Broadcast: News items

Florence isn't one to rest on her academic laurels

Florence Mowlem

Florence Mowlem had research papers published while studying as a psychology undergraduate – and, after graduating today (9 July 2013), she is looking forward to starting an internship with a clinical psychologist at Brighton General Hospital.

Last year Florence was able to get her first taste of academic research thanks to a University of Sussex Junior Research Associate bursary. During her summer holidays Florence, supervised by Brighton and Sussex Medical School forensic psychiatrist Dr Ayana Gibbs, looked at the effects of medicines on thinking processes. She went on to present her research at the British Psychology Society’s (BPS) annual conference in Harrogate in April this year.

Florence says: “The project looked at the effect of the antidepressant drug Reboxetine on memory and attention in healthy volunteers, and whether the effect of the drug on these processes is mediated by variations in two genes. Ultimately this may help us to understand how to treat people with memory and attention problems, and predict which patients with such problems may be most likely to benefit from this type of drug.”

During her final year as an undergraduate, Florence continued with the research and following graduation she will be presenting another paper at the summer meeting of the British Association for Psychopharmacology (BAP). And a further reward for her efforts is being listed as a co-author of an article in the latest issue of the American Journal of Psychiatry and now another article has been submitted to the Journal of Neuroscience for publication and is currently under review.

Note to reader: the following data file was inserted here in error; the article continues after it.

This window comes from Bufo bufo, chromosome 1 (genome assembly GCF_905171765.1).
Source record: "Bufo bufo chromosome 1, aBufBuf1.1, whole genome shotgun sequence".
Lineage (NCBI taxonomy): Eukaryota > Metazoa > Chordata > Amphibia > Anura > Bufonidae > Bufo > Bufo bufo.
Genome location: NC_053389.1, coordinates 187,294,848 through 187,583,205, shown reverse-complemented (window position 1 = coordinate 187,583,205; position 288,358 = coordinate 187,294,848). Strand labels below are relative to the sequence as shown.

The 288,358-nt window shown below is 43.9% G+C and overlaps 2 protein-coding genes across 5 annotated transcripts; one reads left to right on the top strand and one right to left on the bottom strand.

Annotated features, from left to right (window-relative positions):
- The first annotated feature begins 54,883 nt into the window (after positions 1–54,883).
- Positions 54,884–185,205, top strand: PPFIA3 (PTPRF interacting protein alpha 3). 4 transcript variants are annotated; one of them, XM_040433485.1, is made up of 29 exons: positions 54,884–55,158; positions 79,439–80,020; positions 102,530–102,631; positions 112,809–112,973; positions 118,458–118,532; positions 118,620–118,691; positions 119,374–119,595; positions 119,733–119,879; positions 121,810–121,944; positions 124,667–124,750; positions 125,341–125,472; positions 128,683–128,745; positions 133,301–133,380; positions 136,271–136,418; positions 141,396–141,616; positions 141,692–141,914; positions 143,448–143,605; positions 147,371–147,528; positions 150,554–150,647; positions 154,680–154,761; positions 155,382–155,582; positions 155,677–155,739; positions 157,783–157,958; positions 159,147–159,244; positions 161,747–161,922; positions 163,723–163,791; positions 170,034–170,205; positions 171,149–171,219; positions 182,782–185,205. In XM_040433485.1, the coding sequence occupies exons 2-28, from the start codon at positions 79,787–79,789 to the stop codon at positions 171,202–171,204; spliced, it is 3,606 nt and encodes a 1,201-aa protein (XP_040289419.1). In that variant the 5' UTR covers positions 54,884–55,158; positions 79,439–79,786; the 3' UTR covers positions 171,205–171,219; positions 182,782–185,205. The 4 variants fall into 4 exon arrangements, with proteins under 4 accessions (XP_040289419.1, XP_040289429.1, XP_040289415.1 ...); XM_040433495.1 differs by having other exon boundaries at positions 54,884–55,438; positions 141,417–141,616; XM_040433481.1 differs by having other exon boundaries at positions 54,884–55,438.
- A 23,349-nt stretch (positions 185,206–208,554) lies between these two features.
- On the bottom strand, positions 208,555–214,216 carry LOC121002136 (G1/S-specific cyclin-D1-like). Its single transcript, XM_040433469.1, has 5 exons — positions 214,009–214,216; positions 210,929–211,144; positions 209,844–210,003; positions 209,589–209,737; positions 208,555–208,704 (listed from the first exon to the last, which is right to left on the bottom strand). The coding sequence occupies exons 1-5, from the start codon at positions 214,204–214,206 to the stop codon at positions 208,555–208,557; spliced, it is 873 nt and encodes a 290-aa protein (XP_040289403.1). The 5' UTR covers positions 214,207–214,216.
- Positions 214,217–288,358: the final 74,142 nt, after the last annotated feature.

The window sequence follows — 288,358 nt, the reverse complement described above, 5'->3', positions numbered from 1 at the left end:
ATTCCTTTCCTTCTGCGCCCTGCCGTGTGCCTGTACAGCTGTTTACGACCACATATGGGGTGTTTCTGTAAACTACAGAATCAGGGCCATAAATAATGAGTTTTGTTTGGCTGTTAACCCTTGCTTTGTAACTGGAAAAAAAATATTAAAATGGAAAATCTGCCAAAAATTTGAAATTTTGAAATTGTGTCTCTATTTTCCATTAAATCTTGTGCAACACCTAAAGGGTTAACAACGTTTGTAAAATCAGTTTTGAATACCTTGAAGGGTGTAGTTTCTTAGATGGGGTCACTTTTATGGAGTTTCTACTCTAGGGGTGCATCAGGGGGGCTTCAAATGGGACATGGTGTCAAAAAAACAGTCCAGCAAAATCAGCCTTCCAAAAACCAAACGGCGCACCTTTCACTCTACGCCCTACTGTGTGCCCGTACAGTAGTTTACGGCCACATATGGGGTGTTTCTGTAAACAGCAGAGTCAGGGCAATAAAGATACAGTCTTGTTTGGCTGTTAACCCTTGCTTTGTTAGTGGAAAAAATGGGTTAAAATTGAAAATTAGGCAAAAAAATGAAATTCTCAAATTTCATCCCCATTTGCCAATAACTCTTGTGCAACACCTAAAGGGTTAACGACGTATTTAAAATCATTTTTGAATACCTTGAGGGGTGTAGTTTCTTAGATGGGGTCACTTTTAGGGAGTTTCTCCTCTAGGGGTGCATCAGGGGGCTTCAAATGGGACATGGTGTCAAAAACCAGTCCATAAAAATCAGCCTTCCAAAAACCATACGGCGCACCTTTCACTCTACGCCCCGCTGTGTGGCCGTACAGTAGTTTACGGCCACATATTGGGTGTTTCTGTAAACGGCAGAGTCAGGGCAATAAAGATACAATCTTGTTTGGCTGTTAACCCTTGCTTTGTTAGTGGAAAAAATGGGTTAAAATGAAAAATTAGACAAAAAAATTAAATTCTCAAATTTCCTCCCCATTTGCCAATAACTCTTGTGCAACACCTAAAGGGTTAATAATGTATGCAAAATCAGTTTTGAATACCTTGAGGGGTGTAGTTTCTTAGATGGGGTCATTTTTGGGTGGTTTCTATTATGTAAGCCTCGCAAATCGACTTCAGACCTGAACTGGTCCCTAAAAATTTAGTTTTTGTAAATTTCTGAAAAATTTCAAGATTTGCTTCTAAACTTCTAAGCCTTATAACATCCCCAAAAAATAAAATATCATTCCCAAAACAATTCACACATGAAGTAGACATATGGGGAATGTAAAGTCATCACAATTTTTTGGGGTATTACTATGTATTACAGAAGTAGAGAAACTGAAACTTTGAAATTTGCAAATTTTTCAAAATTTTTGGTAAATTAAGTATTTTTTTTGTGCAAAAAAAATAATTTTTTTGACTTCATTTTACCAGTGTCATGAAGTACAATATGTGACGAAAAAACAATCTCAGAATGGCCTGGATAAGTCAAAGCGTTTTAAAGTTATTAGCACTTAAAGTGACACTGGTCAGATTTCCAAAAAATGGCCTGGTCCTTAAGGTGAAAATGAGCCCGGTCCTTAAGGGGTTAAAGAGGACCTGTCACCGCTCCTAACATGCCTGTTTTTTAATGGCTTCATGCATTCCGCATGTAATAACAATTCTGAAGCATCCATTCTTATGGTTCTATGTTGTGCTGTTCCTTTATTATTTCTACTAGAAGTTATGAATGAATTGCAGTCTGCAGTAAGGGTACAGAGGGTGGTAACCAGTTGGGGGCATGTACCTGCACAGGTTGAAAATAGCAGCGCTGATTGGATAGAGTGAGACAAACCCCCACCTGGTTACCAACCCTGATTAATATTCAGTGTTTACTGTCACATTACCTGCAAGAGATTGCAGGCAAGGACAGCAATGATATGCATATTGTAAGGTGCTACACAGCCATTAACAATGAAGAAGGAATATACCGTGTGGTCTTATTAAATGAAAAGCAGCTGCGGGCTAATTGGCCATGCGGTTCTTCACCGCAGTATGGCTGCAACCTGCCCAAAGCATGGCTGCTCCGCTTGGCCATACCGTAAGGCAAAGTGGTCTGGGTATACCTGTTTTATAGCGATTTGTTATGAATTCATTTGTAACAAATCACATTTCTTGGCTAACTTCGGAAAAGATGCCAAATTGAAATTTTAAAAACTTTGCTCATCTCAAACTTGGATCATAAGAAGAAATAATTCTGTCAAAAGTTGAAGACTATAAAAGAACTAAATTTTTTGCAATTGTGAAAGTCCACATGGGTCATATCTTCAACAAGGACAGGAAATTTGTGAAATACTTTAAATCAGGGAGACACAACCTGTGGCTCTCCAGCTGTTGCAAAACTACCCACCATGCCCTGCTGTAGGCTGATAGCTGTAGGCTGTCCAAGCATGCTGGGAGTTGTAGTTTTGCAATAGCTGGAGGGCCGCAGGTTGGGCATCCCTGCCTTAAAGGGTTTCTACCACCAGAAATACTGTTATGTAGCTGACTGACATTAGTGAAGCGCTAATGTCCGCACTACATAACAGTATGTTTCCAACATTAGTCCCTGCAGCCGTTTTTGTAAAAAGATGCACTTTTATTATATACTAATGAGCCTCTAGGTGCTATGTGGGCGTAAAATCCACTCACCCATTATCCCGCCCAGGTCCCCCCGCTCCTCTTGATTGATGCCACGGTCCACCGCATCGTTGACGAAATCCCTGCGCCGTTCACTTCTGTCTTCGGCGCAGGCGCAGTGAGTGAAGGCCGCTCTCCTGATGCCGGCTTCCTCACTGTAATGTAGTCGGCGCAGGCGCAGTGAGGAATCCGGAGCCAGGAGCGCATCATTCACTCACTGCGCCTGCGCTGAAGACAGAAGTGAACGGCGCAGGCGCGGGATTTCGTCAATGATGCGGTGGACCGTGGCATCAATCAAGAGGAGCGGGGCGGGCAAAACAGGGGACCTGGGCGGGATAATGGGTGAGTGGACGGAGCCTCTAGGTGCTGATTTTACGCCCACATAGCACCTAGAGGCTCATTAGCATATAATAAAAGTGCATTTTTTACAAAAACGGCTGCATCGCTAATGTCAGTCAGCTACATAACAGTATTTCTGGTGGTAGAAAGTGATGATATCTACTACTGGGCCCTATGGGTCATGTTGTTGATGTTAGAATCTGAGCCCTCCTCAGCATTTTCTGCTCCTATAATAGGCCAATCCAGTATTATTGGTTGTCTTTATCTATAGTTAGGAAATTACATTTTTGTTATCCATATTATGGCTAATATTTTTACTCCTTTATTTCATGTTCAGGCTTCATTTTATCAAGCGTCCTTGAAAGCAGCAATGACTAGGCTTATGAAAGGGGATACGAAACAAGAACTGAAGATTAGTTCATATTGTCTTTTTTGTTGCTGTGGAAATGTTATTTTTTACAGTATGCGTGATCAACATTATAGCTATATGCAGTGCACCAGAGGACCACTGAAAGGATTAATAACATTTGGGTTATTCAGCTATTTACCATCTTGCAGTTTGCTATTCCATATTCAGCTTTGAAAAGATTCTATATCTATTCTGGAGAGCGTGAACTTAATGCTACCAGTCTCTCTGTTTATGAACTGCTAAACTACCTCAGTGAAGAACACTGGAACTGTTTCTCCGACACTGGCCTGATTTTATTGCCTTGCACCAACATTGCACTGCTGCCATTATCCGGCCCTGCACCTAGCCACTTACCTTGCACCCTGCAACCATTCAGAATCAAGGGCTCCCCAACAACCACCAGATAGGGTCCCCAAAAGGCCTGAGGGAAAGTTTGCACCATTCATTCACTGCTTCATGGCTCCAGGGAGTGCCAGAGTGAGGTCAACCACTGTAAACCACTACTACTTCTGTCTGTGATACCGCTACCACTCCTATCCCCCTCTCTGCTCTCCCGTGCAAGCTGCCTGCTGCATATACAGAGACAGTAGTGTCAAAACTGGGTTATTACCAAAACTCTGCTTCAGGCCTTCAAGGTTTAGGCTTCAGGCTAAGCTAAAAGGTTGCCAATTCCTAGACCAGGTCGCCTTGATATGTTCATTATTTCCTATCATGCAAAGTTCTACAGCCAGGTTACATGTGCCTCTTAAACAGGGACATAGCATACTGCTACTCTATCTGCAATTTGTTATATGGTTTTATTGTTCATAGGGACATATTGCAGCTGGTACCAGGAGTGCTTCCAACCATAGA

While working on her internship at Brighton General Hospital with a Sussex Partnership NHS Foundation Trust clinical psychologist and applying for a Research Assistant positions to gain some further experience, Florence is planning to apply for a doctorate commencing in 2014, in which she would like to conduct research into Attention Deficit Hyperactivity Disorder (ADHD). 

Florence was one of 21 students to benefit from a JRA bursary (worth £1,800) last year, and regards it as a formative experience. She says: “I loved my course, and the JRA scheme is a great way to gain research experience outside the degree programme. I really enjoyed becoming involved in the research community at Sussex. It was incredibly fulfilling at both an academic and personal level and it really confirmed that I want to go on to a complete a PhD and pursue a career in academia.”

 

 


By: Jacqui Bealing
Last updated: Tuesday, 2 July 2013

Share: